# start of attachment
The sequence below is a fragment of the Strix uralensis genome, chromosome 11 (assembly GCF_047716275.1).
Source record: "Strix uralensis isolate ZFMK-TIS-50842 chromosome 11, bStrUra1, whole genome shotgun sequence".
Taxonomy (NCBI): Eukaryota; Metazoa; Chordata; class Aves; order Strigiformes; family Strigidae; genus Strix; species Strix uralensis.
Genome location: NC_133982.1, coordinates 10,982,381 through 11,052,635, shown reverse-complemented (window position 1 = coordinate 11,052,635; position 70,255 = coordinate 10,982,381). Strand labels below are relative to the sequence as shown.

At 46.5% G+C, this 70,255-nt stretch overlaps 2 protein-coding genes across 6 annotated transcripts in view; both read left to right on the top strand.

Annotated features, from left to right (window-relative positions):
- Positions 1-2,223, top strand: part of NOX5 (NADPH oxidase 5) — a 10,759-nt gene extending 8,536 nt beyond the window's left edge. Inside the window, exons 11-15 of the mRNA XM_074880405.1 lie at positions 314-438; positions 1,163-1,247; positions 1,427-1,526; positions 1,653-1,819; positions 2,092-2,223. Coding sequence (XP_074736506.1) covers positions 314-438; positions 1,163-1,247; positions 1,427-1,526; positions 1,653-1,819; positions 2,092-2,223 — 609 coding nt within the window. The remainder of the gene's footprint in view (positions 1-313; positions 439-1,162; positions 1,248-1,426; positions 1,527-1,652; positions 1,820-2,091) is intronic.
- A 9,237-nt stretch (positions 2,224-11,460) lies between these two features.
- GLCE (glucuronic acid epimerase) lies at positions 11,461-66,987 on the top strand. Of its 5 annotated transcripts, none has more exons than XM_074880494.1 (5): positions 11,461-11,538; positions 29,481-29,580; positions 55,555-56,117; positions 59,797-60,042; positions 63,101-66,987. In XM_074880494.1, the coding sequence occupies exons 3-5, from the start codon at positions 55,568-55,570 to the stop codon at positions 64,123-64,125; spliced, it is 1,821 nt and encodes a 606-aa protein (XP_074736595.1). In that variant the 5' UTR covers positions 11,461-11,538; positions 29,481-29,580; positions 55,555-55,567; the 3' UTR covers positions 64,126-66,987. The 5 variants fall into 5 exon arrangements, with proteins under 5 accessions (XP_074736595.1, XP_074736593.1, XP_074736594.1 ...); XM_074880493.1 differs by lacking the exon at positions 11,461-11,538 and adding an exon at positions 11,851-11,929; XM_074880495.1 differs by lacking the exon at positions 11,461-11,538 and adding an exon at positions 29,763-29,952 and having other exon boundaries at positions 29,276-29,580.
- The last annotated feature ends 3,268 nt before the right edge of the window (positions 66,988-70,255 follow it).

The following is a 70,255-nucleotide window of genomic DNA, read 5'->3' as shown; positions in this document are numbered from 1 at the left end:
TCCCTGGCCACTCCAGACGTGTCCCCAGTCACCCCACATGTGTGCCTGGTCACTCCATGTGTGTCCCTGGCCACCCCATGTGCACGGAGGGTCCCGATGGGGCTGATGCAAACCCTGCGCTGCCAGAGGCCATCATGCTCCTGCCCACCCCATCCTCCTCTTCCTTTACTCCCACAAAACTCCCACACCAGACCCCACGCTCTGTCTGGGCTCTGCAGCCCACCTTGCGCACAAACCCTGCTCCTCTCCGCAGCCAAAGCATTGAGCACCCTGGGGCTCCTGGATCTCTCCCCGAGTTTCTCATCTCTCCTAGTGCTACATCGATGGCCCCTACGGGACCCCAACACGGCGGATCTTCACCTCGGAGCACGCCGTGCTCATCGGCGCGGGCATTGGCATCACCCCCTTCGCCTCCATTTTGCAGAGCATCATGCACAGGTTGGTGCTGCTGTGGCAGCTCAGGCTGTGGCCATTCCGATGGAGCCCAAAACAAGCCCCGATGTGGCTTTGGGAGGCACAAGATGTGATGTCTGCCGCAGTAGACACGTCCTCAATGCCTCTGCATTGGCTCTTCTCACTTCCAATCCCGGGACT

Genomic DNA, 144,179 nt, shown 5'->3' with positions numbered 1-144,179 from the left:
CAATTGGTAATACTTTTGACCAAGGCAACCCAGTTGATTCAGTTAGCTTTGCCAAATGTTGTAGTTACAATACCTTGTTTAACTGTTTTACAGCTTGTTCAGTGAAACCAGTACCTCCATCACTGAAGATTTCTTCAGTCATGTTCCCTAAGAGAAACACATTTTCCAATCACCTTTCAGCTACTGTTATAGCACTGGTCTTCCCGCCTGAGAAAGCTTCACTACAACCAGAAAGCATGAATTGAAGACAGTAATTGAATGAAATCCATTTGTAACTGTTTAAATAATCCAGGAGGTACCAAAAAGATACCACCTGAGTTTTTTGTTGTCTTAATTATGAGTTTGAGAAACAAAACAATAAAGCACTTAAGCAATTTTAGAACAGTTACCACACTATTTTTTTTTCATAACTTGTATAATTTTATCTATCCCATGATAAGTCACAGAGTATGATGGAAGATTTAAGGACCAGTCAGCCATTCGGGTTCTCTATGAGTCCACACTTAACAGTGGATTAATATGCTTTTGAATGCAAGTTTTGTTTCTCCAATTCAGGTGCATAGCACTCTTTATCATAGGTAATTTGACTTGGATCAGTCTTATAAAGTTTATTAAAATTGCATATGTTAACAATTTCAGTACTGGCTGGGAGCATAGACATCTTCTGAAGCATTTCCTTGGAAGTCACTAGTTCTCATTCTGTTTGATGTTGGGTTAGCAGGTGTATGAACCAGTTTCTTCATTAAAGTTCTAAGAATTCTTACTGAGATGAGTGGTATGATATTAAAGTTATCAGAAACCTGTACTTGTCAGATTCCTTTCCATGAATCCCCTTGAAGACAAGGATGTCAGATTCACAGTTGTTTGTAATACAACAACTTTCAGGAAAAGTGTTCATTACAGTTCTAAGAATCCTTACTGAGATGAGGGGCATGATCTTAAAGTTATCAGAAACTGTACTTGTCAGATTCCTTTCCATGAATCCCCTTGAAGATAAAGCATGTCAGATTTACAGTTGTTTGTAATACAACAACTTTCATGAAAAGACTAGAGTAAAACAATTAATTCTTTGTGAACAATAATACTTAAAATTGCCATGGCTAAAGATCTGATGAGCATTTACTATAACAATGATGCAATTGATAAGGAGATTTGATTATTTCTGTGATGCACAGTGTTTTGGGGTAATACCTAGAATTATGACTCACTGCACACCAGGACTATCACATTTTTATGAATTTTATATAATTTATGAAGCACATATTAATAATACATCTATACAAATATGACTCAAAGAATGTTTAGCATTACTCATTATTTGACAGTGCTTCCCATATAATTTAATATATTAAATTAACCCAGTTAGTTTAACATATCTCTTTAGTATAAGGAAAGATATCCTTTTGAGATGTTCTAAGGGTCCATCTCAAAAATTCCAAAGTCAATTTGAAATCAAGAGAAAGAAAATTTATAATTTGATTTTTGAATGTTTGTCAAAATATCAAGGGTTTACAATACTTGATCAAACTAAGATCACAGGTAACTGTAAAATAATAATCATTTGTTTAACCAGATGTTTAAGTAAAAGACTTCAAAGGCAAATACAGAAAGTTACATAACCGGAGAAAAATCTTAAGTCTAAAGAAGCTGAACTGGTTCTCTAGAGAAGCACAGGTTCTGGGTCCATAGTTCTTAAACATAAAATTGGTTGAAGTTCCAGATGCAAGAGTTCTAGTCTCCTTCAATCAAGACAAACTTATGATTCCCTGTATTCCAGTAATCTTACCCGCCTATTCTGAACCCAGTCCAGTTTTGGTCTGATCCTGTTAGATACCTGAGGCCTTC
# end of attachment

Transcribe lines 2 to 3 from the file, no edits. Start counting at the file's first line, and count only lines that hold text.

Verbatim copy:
Source record: "Strix uralensis isolate ZFMK-TIS-50842 chromosome 11, bStrUra1, whole genome shotgun sequence".
Taxonomy (NCBI): Eukaryota; Metazoa; Chordata; class Aves; order Strigiformes; family Strigidae; genus Strix; species Strix uralensis.